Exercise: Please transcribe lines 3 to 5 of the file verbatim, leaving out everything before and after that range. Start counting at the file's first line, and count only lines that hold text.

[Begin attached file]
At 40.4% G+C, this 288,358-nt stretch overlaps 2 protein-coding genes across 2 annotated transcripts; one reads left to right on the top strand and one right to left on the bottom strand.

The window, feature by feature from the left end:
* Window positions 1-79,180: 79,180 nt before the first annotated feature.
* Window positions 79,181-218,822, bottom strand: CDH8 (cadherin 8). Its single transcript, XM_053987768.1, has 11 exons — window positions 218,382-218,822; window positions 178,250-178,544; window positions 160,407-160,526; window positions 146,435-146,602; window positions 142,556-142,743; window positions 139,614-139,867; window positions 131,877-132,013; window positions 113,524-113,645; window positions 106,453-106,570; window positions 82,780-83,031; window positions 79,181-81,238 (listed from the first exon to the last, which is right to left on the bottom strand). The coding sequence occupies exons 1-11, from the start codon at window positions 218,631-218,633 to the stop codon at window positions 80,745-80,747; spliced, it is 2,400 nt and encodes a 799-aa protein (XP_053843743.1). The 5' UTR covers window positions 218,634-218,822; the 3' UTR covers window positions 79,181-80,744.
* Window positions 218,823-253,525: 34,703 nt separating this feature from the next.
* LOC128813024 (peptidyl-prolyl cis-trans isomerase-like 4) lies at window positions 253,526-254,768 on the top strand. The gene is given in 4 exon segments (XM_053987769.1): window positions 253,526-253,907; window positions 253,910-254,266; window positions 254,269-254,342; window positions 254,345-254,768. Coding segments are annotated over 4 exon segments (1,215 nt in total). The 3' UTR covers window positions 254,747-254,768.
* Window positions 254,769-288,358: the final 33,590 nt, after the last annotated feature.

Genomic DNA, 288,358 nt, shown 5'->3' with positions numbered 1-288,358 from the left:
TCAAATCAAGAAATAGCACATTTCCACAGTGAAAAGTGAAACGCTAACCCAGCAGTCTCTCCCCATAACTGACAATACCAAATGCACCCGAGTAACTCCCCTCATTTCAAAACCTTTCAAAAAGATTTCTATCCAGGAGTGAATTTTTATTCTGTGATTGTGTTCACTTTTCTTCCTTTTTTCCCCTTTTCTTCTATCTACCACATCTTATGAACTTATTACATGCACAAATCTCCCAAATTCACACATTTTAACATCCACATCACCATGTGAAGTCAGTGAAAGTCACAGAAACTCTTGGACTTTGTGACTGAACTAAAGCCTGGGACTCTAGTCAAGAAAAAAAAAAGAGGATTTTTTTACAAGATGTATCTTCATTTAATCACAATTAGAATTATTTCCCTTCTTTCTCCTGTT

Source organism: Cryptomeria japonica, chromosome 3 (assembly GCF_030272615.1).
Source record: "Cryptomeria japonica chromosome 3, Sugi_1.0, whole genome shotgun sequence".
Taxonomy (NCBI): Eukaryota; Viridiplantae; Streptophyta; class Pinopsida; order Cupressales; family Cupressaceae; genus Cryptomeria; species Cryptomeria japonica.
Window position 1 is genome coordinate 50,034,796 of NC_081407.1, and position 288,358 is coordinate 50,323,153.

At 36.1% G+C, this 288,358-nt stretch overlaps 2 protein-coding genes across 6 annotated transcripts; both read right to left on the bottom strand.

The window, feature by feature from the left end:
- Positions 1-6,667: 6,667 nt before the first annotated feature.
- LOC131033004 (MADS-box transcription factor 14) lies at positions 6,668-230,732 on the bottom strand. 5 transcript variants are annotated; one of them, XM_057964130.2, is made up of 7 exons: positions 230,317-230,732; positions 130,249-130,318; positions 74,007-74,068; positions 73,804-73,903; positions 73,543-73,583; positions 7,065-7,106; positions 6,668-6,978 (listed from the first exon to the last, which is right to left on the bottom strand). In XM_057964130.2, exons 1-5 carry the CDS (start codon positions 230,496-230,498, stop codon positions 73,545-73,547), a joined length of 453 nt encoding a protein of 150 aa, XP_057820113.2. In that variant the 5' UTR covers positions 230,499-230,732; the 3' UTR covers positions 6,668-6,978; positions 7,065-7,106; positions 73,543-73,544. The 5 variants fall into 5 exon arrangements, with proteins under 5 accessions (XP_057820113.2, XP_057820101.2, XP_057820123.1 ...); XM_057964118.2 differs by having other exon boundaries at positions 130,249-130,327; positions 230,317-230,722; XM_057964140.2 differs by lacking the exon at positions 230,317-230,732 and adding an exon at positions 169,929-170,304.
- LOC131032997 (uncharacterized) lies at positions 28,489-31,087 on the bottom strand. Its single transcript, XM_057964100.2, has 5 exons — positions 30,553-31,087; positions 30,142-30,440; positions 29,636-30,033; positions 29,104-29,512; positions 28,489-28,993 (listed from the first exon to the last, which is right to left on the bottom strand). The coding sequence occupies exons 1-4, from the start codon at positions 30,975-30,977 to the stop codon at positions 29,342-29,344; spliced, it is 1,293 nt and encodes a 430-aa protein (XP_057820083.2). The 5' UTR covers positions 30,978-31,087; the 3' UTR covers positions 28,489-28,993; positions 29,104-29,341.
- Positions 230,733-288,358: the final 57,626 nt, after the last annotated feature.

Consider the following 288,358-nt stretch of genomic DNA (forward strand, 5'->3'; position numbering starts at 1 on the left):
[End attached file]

* Window positions 1-79,180: 79,180 nt before the first annotated feature.
* Window positions 79,181-218,822, bottom strand: CDH8 (cadherin 8). Its single transcript, XM_053987768.1, has 11 exons — window positions 218,382-218,822; window positions 178,250-178,544; window positions 160,407-160,526; window positions 146,435-146,602; window positions 142,556-142,743; window positions 139,614-139,867; window positions 131,877-132,013; window positions 113,524-113,645; window positions 106,453-106,570; window positions 82,780-83,031; window positions 79,181-81,238 (listed from the first exon to the last, which is right to left on the bottom strand). The coding sequence occupies exons 1-11, from the start codon at window positions 218,631-218,633 to the stop codon at window positions 80,745-80,747; spliced, it is 2,400 nt and encodes a 799-aa protein (XP_053843743.1). The 5' UTR covers window positions 218,634-218,822; the 3' UTR covers window positions 79,181-80,744.
* Window positions 218,823-253,525: 34,703 nt separating this feature from the next.